For example, those that know me well know that I have a problem, nay, an infatuation with rearranging rooms. I actually haven’t decided if I’m any good at it, but what I have found out is that I do have a fascination with pushing the boundaries of a limited space. Of course there’s only so many ways my office can be arranged, and I know I’ve surprised my co workers in doing so. In fact, after a recent rearrangement of my office, the Business Manager at my Parish once said to me, “You know, Nic, you’re probably changing up your office so much because there’s something going on in your life that you can’t change.” I just laughed it off after gathering myself from the floor, whilst almost having a midlife crisis, and having an inner dialogue telling myself “I don’t have commitment issues… I don’t have commitment issues…” But then again, maybe I do.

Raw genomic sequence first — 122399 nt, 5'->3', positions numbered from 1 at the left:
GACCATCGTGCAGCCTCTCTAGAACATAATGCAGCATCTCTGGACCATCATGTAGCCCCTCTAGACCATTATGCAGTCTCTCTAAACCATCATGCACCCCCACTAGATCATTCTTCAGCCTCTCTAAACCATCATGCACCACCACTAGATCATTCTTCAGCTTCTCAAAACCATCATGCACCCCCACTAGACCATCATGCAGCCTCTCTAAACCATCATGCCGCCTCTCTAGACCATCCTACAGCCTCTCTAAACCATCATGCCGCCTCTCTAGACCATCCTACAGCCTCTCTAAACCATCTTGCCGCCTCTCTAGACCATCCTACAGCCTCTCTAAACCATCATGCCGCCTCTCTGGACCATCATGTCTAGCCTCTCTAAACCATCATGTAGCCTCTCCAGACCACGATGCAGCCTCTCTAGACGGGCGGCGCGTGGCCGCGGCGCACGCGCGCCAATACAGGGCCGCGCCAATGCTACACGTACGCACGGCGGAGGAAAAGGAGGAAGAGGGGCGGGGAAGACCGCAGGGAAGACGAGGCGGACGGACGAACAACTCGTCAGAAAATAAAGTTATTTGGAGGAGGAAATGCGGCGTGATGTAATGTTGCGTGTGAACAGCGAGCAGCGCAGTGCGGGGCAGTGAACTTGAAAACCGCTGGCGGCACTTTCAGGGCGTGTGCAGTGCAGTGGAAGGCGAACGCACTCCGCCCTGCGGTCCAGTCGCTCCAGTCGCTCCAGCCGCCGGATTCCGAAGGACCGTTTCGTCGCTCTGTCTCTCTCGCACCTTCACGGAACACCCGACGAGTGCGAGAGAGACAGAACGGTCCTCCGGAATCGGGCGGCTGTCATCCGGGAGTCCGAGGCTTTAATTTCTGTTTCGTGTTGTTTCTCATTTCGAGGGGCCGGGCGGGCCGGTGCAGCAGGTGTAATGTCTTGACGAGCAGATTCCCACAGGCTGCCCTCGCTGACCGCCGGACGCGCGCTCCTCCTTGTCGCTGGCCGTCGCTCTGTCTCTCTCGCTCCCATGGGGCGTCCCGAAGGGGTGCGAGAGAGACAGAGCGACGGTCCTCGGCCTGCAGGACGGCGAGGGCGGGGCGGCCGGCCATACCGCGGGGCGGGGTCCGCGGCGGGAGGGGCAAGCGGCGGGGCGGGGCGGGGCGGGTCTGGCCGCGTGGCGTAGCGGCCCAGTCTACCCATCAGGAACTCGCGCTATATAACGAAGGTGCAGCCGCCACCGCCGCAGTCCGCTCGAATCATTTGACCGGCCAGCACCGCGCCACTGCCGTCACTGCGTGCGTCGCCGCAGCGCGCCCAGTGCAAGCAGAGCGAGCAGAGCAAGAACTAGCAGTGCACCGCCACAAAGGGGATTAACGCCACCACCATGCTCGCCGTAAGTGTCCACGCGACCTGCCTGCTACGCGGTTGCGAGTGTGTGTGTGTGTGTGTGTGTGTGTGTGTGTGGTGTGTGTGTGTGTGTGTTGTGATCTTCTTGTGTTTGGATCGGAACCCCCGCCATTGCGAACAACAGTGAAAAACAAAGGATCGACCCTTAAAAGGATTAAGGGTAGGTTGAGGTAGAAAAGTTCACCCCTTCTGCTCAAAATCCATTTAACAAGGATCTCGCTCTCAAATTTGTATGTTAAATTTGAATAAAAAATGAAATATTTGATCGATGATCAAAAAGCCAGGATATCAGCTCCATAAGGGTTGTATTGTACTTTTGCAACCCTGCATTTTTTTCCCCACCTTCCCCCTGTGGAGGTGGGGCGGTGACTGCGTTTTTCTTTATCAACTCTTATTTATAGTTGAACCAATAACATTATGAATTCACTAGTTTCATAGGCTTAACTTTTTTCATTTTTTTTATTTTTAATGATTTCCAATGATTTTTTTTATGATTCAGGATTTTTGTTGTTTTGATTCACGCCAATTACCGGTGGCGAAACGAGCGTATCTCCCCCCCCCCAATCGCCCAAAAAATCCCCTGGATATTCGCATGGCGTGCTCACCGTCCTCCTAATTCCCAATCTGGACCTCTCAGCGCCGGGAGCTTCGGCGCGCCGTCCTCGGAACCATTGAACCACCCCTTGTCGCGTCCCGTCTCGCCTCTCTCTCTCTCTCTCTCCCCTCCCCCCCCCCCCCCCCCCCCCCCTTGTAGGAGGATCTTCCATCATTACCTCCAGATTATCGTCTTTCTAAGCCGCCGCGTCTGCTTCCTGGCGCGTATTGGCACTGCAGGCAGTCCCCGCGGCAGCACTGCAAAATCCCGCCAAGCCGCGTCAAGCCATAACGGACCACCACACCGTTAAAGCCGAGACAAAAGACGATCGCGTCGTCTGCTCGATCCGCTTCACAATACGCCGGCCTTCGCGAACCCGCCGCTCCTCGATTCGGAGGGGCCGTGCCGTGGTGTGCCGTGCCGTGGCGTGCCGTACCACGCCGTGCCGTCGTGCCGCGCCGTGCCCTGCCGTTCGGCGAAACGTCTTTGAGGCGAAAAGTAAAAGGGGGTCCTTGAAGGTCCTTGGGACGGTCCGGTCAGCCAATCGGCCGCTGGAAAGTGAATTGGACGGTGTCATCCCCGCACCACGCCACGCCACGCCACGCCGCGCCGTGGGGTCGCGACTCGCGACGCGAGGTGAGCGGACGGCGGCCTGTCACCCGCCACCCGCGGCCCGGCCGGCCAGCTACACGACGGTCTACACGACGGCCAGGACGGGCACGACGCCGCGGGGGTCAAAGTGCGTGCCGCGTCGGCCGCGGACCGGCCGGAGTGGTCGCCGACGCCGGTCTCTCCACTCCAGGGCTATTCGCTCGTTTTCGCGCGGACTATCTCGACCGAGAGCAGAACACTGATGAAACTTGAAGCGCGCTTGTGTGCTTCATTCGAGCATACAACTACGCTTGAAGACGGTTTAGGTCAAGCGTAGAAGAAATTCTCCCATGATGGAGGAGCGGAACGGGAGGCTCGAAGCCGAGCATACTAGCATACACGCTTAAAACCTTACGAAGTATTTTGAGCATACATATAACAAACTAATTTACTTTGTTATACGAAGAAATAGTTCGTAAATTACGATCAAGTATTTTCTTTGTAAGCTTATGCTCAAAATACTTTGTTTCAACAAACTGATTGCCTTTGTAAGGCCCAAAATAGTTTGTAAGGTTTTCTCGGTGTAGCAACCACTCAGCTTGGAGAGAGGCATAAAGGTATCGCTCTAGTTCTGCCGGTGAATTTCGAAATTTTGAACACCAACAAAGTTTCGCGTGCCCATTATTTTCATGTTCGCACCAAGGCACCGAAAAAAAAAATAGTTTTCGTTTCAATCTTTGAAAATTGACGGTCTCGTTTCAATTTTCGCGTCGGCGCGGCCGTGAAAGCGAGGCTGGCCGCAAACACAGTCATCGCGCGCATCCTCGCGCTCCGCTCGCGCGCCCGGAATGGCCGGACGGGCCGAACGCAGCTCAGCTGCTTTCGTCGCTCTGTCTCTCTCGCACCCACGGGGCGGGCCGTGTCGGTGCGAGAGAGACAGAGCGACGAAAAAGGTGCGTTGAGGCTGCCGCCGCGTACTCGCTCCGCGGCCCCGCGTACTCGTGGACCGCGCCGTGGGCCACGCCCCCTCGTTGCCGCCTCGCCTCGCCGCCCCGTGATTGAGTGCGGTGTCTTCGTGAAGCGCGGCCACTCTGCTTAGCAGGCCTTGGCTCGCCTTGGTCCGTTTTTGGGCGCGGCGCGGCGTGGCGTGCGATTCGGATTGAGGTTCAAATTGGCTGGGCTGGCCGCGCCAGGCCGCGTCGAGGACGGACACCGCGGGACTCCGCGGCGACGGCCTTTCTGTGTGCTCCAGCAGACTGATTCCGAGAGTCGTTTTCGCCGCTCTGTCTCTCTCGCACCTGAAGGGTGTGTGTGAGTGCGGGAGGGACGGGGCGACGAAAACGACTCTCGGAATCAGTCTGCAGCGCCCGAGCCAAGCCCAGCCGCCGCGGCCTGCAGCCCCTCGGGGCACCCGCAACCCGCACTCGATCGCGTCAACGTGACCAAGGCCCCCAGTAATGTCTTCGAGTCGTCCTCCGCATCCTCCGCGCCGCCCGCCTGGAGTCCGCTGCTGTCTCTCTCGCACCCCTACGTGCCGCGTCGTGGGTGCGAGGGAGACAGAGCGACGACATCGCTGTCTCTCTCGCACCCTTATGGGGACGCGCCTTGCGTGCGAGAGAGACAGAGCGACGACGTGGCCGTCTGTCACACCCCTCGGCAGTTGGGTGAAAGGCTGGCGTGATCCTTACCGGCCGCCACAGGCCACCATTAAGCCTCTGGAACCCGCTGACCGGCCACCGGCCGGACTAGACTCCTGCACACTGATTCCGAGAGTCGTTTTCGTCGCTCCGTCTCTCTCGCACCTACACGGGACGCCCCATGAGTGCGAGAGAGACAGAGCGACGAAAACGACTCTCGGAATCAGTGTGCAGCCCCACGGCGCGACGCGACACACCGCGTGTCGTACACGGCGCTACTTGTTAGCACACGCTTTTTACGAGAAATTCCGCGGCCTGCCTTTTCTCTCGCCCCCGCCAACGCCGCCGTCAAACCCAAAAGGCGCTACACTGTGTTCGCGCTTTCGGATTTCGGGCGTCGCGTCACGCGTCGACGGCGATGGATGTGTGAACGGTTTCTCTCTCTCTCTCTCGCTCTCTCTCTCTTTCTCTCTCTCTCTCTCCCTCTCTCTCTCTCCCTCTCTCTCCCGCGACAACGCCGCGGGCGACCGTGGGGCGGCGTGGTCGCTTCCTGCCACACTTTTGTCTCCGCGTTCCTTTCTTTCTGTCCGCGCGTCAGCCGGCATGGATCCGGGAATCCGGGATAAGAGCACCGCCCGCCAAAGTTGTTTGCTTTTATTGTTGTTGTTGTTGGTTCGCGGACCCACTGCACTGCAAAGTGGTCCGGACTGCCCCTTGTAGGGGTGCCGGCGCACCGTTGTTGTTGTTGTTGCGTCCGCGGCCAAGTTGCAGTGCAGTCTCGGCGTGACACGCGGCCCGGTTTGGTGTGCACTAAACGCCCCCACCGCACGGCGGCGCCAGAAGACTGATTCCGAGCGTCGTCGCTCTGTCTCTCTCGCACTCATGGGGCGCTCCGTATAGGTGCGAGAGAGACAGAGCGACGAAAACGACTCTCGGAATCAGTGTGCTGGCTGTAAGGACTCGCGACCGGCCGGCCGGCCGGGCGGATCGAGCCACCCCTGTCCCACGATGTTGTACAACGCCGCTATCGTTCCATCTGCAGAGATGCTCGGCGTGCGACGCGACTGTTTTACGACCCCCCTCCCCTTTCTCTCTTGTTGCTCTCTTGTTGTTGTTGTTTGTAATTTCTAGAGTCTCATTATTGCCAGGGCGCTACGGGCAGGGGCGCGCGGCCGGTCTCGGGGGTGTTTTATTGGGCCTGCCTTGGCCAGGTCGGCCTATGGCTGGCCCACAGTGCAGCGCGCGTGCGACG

You see, I think there’s a feeling of “unsettling” that we all must possess. You can ask my wife, because she has said over and over, “Nic, you wanted to get married, we did that. You wanted a baby, we did that. You wanted a house, we did that. NOW YOU WANT A TRUCK?!?” Aside from the objective truth that every man inherently desires a truck to haul stuff in, while accompanied with his dog, (oh… btw, Emily, can we have a dog? Ok, sweet, thanks. I love you.) there is something beautiful in the fact that we all should always be wanting more in life. Though it is important to note that there’s a distinction to be made with an imprudent desire for more, which leads to materialism and maybe ultimately depression, and on the other hand, a disciplined and ordered disposition, which ultimately ought to lead one further into truth, which Dei Verbum eludes to truth no longer residing in propositions but something much more than a sheer argument, but rather a person; that person being Matt Maher… wait a minute, that’s not right. Uhh...